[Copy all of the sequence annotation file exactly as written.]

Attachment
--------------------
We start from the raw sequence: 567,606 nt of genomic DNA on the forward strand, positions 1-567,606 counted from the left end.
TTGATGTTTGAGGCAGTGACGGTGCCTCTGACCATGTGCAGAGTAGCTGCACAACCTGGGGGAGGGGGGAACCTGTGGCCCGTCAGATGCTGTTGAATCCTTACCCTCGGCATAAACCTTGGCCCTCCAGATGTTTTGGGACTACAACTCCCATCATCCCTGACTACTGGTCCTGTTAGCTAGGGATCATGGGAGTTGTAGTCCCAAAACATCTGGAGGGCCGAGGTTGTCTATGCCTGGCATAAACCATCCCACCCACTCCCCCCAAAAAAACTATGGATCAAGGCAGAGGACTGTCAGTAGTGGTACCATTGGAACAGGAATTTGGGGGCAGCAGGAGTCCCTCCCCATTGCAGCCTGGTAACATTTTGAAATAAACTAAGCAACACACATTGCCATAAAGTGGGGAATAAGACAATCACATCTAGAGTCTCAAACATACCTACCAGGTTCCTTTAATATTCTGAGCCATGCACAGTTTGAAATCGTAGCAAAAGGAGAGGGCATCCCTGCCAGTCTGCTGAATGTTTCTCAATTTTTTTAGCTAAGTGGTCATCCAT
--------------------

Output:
We start from the raw sequence: 567,606 nt of genomic DNA on the forward strand, positions 1-567,606 counted from the left end.
TTGATGTTTGAGGCAGTGACGGTGCCTCTGACCATGTGCAGAGTAGCTGCACAACCTGGGGGAGGGGGGAACCTGTGGCCCGTCAGATGCTGTTGAATCCTTACCCTCGGCATAAACCTTGGCCCTCCAGATGTTTTGGGACTACAACTCCCATCATCCCTGACTACTGGTCCTGTTAGCTAGGGATCATGGGAGTTGTAGTCCCAAAACATCTGGAGGGCCGAGGTTGTCTATGCCTGGCATAAACCATCCCACCCACTCCCCCCAAAAAAACTATGGATCAAGGCAGAGGACTGTCAGTAGTGGTACCATTGGAACAGGAATTTGGGGGCAGCAGGAGTCCCTCCCCATTGCAGCCTGGTAACATTTTGAAATAAACTAAGCAACACACATTGCCATAAAGTGGGGAATAAGACAATCACATCTAGAGTCTCAAACATACCTACCAGGTTCCTTTAATATTCTGAGCCATGCACAGTTTGAAATCGTAGCAAAAGGAGAGGGCATCCCTGCCAGTCTGCTGAATGTTTCTCAATTTTTTTAGCTAAGTGGTCATCCAT